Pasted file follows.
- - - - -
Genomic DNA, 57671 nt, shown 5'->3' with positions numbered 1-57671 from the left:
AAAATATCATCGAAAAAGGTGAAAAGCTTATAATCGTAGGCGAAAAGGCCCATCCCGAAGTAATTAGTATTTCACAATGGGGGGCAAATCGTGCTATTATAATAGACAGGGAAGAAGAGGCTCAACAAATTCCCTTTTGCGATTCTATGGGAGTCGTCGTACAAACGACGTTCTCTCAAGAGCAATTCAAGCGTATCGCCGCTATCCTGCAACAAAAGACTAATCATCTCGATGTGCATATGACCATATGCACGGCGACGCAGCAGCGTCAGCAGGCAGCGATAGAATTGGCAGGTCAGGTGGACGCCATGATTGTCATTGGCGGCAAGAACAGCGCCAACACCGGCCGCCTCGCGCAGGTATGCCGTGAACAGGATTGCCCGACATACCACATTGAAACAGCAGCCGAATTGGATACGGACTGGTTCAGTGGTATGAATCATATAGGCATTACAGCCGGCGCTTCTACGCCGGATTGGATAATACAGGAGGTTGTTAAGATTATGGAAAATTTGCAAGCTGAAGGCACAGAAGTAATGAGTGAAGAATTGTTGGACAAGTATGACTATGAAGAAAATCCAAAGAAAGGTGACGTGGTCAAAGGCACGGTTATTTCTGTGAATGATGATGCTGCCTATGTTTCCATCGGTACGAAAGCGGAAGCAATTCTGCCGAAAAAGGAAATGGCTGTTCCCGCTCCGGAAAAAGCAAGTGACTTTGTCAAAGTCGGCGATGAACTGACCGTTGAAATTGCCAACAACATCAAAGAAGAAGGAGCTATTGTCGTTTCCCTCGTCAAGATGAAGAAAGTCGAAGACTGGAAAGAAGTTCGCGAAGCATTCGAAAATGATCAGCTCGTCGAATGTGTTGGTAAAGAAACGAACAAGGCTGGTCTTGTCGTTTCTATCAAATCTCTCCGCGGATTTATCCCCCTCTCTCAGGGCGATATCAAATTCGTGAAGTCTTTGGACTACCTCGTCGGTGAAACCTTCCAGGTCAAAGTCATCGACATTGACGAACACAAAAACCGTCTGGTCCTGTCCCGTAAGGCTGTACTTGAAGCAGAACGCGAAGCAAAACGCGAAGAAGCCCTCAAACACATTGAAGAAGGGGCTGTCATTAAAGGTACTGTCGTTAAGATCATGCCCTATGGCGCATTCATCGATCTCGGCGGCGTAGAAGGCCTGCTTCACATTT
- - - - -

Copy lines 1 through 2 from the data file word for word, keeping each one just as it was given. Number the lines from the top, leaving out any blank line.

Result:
Genomic DNA, 57671 nt, shown 5'->3' with positions numbered 1-57671 from the left:
AAAATATCATCGAAAAAGGTGAAAAGCTTATAATCGTAGGCGAAAAGGCCCATCCCGAAGTAATTAGTATTTCACAATGGGGGGCAAATCGTGCTATTATAATAGACAGGGAAGAAGAGGCTCAACAAATTCCCTTTTGCGATTCTATGGGAGTCGTCGTACAAACGACGTTCTCTCAAGAGCAATTCAAGCGTATCGCCGCTATCCTGCAACAAAAGACTAATCATCTCGATGTGCATATGACCATATGCACGGCGACGCAGCAGCGTCAGCAGGCAGCGATAGAATTGGCAGGTCAGGTGGACGCCATGATTGTCATTGGCGGCAAGAACAGCGCCAACACCGGCCGCCTCGCGCAGGTATGCCGTGAACAGGATTGCCCGACATACCACATTGAAACAGCAGCCGAATTGGATACGGACTGGTTCAGTGGTATGAATCATATAGGCATTACAGCCGGCGCTTCTACGCCGGATTGGATAATACAGGAGGTTGTTAAGATTATGGAAAATTTGCAAGCTGAAGGCACAGAAGTAATGAGTGAAGAATTGTTGGACAAGTATGACTATGAAGAAAATCCAAAGAAAGGTGACGTGGTCAAAGGCACGGTTATTTCTGTGAATGATGATGCTGCCTATGTTTCCATCGGTACGAAAGCGGAAGCAATTCTGCCGAAAAAGGAAATGGCTGTTCCCGCTCCGGAAAAAGCAAGTGACTTTGTCAAAGTCGGCGATGAACTGACCGTTGAAATTGCCAACAACATCAAAGAAGAAGGAGCTATTGTCGTTTCCCTCGTCAAGATGAAGAAAGTCGAAGACTGGAAAGAAGTTCGCGAAGCATTCGAAAATGATCAGCTCGTCGAATGTGTTGGTAAAGAAACGAACAAGGCTGGTCTTGTCGTTTCTATCAAATCTCTCCGCGGATTTATCCCCCTCTCTCAGGGCGATATCAAATTCGTGAAGTCTTTGGACTACCTCGTCGGTGAAACCTTCCAGGTCAAAGTCATCGACATTGACGAACACAAAAACCGTCTGGTCCTGTCCCGTAAGGCTGTACTTGAAGCAGAACGCGAAGCAAAACGCGAAGAAGCCCTCAAACACATTGAAGAAGGGGCTGTCATTAAAGGTACTGTCGTTAAGATCATGCCCTATGGCGCATTCATCGATCTCGGCGGCGTAGAAGGCCTGCTTCACATTT